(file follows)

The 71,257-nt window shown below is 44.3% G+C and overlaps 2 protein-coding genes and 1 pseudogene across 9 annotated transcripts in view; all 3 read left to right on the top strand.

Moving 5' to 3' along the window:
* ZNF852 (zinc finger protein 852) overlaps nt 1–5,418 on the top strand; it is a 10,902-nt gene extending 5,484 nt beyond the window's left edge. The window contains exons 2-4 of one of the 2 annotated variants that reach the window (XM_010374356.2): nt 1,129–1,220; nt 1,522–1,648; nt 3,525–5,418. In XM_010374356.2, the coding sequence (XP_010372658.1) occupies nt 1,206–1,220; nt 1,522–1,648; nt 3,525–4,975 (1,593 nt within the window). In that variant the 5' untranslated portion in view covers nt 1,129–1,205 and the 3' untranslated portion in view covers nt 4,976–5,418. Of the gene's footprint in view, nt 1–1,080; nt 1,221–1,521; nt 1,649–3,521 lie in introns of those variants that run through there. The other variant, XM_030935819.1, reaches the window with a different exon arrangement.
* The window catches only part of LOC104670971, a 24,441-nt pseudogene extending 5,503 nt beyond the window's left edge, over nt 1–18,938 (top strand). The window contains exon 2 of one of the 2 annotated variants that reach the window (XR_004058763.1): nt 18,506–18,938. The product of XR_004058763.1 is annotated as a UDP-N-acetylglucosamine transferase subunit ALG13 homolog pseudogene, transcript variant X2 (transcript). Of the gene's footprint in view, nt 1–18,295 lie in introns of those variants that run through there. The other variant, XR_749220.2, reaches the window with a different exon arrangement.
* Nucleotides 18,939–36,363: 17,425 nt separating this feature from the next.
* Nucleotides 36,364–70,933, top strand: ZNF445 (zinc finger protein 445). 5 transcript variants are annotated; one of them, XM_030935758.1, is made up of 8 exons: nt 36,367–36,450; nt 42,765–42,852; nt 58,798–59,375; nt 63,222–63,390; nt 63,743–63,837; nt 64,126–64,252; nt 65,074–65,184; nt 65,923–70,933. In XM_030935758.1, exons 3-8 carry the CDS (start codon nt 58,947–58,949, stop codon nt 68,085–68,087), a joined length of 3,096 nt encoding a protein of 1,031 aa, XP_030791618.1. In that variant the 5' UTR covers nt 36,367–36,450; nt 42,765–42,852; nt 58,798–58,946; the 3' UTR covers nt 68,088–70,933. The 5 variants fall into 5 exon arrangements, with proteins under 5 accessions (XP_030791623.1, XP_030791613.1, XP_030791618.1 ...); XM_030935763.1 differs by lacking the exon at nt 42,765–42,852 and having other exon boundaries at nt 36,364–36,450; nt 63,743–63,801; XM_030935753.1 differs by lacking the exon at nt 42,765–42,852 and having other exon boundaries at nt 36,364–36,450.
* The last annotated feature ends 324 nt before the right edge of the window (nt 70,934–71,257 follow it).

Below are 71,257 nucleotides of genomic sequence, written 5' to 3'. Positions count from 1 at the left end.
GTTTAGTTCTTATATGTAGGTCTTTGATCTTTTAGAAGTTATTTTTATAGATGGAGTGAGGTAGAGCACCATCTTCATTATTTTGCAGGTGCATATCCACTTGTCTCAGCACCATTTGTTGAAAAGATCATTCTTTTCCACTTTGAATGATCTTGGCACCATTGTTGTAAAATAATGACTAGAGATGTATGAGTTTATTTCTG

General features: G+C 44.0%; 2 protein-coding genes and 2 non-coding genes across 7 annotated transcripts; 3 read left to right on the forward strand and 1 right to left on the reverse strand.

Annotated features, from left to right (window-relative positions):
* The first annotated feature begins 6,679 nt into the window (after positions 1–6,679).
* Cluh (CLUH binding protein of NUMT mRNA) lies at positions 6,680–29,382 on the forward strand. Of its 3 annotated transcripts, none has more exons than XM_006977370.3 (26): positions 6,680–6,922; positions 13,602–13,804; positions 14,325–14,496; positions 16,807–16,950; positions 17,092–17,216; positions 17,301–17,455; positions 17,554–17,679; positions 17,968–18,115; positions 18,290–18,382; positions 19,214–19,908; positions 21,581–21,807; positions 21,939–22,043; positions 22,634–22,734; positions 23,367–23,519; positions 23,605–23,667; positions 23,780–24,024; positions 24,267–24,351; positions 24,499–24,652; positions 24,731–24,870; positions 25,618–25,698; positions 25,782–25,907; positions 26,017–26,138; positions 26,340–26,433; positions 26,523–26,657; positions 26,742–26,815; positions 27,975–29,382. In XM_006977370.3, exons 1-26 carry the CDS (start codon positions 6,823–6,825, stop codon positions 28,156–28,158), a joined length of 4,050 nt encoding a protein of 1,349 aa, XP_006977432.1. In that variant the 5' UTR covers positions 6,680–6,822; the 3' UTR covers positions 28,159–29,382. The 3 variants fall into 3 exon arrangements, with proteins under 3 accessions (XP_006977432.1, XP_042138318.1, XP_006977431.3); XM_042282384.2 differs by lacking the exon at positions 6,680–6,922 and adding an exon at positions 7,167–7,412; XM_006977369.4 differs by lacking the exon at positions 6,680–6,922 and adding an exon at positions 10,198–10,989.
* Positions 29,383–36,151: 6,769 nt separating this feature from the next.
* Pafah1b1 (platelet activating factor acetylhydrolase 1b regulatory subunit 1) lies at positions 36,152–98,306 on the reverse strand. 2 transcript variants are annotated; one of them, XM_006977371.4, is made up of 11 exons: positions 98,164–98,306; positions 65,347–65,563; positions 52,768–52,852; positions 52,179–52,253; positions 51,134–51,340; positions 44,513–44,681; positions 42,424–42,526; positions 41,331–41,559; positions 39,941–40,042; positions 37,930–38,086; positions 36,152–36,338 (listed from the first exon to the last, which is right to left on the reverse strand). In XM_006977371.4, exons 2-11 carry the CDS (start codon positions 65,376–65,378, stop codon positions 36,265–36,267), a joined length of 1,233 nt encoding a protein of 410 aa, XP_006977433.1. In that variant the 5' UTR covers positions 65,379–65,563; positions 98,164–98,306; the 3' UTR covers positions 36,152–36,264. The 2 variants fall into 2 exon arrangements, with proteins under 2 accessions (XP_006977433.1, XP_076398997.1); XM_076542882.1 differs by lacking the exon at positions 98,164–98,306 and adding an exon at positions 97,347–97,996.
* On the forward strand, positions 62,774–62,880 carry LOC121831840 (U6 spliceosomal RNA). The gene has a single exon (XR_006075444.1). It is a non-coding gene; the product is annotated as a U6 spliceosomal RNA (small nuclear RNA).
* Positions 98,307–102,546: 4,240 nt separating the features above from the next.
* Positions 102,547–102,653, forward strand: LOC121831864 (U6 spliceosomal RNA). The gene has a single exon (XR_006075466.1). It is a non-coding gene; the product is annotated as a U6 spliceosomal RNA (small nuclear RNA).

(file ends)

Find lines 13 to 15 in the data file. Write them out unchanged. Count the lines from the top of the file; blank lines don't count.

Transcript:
* Cluh (CLUH binding protein of NUMT mRNA) lies at positions 6,680–29,382 on the forward strand. Of its 3 annotated transcripts, none has more exons than XM_006977370.3 (26): positions 6,680–6,922; positions 13,602–13,804; positions 14,325–14,496; positions 16,807–16,950; positions 17,092–17,216; positions 17,301–17,455; positions 17,554–17,679; positions 17,968–18,115; positions 18,290–18,382; positions 19,214–19,908; positions 21,581–21,807; positions 21,939–22,043; positions 22,634–22,734; positions 23,367–23,519; positions 23,605–23,667; positions 23,780–24,024; positions 24,267–24,351; positions 24,499–24,652; positions 24,731–24,870; positions 25,618–25,698; positions 25,782–25,907; positions 26,017–26,138; positions 26,340–26,433; positions 26,523–26,657; positions 26,742–26,815; positions 27,975–29,382. In XM_006977370.3, exons 1-26 carry the CDS (start codon positions 6,823–6,825, stop codon positions 28,156–28,158), a joined length of 4,050 nt encoding a protein of 1,349 aa, XP_006977432.1. In that variant the 5' UTR covers positions 6,680–6,822; the 3' UTR covers positions 28,159–29,382. The 3 variants fall into 3 exon arrangements, with proteins under 3 accessions (XP_006977432.1, XP_042138318.1, XP_006977431.3); XM_042282384.2 differs by lacking the exon at positions 6,680–6,922 and adding an exon at positions 7,167–7,412; XM_006977369.4 differs by lacking the exon at positions 6,680–6,922 and adding an exon at positions 10,198–10,989.
* Positions 29,383–36,151: 6,769 nt separating this feature from the next.
* Pafah1b1 (platelet activating factor acetylhydrolase 1b regulatory subunit 1) lies at positions 36,152–98,306 on the reverse strand. 2 transcript variants are annotated; one of them, XM_006977371.4, is made up of 11 exons: positions 98,164–98,306; positions 65,347–65,563; positions 52,768–52,852; positions 52,179–52,253; positions 51,134–51,340; positions 44,513–44,681; positions 42,424–42,526; positions 41,331–41,559; positions 39,941–40,042; positions 37,930–38,086; positions 36,152–36,338 (listed from the first exon to the last, which is right to left on the reverse strand). In XM_006977371.4, exons 2-11 carry the CDS (start codon positions 65,376–65,378, stop codon positions 36,265–36,267), a joined length of 1,233 nt encoding a protein of 410 aa, XP_006977433.1. In that variant the 5' UTR covers positions 65,379–65,563; positions 98,164–98,306; the 3' UTR covers positions 36,152–36,264. The 2 variants fall into 2 exon arrangements, with proteins under 2 accessions (XP_006977433.1, XP_076398997.1); XM_076542882.1 differs by lacking the exon at positions 98,164–98,306 and adding an exon at positions 97,347–97,996.